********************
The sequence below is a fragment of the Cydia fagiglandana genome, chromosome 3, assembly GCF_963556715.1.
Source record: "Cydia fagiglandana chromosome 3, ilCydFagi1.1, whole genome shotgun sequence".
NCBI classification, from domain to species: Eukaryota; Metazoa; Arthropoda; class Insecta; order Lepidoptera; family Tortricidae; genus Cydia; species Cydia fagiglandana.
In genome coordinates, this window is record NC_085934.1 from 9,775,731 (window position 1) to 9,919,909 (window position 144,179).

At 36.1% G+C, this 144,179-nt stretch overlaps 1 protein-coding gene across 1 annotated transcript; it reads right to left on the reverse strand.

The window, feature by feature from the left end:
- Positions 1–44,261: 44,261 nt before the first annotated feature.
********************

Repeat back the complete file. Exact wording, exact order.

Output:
The sequence below is a fragment of the Cydia fagiglandana genome, chromosome 3, assembly GCF_963556715.1.
Source record: "Cydia fagiglandana chromosome 3, ilCydFagi1.1, whole genome shotgun sequence".
NCBI classification, from domain to species: Eukaryota; Metazoa; Arthropoda; class Insecta; order Lepidoptera; family Tortricidae; genus Cydia; species Cydia fagiglandana.
In genome coordinates, this window is record NC_085934.1 from 9,775,731 (window position 1) to 9,919,909 (window position 144,179).

At 36.1% G+C, this 144,179-nt stretch overlaps 1 protein-coding gene across 1 annotated transcript; it reads right to left on the reverse strand.

The window, feature by feature from the left end:
- Positions 1–44,261: 44,261 nt before the first annotated feature.